Happiness is the ambrosia of the spirit and the nectar of the souls. It confers on man the boon of immortality and the gift of spiritual vision. Happiness is the morning star guiding the wandering to the perennial abode of the blessed. Happiness is the crystalline river flowing from the heavenly mountains through the paradise of the mind and causing to grow upon its banks the imperishable ideals of humanity. Happiness is the cherubim of the Almighty which inspires mankind to perform feats of self-sacrifice and deeds of disinterested philanthropy. Happiness is the melodiously singing nightingale which transforms the darkened world of sorrow into the shining realm of celestial beatitude. Happiness is the surging ocean in the depths of which the diver finds the pearls of resignation and the corals of renunciation. Happiness is the elysium wherein grow the asphodels of good-will and the amaranths of forgiveness. Happiness is the heaven of God, the blue fields of which are studded with the bright rolling orbs of satisfaction and the fixed stars of contentment. Happiness is the scintillating crown of humanity the shining gems of which are the teachings of the past prophets and the principles of his holiness Baha’u’llah.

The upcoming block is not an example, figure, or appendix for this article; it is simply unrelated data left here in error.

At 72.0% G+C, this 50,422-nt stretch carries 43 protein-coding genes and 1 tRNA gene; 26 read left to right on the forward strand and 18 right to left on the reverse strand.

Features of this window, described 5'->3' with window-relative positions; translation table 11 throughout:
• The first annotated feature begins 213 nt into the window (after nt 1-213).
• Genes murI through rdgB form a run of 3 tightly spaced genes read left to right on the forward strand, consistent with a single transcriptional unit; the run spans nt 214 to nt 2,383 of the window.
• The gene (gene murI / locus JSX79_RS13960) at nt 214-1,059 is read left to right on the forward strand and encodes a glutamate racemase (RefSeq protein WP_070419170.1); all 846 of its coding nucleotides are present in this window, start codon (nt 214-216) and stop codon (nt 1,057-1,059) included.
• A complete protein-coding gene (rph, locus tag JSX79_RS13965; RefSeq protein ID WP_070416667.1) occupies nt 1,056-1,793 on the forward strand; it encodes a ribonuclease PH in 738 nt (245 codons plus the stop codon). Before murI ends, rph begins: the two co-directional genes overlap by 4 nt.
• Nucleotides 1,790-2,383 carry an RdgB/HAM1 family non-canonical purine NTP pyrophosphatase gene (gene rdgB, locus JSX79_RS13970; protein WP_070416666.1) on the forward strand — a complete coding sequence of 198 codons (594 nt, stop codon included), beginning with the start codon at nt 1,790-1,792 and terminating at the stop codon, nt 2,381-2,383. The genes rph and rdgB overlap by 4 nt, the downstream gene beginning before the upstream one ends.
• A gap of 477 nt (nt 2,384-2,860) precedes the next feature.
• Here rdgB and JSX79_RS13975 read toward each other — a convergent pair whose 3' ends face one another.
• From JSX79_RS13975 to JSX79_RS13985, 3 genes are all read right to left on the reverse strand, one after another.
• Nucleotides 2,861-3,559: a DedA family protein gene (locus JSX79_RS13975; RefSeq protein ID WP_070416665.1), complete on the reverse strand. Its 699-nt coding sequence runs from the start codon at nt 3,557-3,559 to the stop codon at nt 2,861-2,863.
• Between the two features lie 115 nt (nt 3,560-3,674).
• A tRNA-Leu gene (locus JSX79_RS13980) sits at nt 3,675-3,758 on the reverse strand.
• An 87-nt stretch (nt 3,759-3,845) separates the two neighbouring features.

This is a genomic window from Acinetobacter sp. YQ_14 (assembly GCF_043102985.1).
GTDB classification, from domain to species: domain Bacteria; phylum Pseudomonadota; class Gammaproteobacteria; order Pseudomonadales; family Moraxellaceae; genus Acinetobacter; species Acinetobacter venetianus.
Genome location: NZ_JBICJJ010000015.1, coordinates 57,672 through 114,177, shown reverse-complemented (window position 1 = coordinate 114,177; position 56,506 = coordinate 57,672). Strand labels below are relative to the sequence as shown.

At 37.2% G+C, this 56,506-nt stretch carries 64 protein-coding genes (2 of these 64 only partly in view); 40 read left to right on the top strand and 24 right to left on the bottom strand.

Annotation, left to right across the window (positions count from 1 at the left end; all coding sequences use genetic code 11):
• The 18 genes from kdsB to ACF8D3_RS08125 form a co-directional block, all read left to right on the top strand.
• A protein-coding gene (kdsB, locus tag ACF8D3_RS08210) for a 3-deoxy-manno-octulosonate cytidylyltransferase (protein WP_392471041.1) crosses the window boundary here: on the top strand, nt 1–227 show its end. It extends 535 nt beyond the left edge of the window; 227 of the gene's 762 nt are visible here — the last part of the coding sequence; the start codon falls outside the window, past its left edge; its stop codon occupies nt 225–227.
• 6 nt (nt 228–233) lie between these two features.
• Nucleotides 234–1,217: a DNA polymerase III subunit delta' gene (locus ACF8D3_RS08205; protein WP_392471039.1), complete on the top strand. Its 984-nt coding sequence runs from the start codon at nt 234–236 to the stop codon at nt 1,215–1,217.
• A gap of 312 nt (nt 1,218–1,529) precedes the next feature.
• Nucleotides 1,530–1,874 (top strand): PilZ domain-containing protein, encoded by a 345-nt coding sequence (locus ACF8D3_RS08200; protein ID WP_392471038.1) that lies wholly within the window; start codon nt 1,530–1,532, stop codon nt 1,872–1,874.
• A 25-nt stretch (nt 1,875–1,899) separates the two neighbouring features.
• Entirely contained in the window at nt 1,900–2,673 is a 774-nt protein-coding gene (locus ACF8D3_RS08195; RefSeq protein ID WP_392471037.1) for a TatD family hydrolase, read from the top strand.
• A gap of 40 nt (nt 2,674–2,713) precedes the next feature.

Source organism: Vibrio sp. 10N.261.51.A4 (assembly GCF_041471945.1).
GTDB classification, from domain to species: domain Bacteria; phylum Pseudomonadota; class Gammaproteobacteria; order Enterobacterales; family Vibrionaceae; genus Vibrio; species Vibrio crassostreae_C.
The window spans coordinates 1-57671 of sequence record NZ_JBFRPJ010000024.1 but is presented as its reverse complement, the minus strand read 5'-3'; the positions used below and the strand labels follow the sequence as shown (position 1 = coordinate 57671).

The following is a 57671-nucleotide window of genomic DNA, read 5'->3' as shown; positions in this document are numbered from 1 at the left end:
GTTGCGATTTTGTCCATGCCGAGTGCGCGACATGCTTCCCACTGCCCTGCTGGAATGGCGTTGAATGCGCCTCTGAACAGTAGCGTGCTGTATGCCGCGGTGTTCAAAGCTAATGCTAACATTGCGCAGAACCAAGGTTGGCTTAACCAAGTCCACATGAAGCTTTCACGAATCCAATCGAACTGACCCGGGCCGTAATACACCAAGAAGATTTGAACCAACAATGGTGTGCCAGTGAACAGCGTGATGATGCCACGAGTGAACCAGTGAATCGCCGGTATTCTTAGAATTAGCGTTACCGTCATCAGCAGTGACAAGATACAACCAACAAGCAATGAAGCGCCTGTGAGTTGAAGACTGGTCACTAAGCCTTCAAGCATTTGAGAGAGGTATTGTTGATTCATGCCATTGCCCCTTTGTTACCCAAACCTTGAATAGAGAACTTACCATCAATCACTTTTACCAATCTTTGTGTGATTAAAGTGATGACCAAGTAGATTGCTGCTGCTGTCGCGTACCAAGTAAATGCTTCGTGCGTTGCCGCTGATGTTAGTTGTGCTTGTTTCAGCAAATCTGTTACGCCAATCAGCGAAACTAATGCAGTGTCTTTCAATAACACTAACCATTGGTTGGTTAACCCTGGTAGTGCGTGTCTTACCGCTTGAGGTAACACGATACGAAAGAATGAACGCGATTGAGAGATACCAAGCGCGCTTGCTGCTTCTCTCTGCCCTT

The happiness of man is not dependent upon outward things such as riches, ornaments and clothes. It is, however, dependent upon the susceptibilities of the heart and the attitude of the mind. – Abdu’l-Baha, Star of the West, Volume 7, p. 153.

Next: The Revolutionary Cycle of a New Revelation

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  • Claire Ashmore
    Mar 27, 2016
    I absolutely love this article too. Thank you.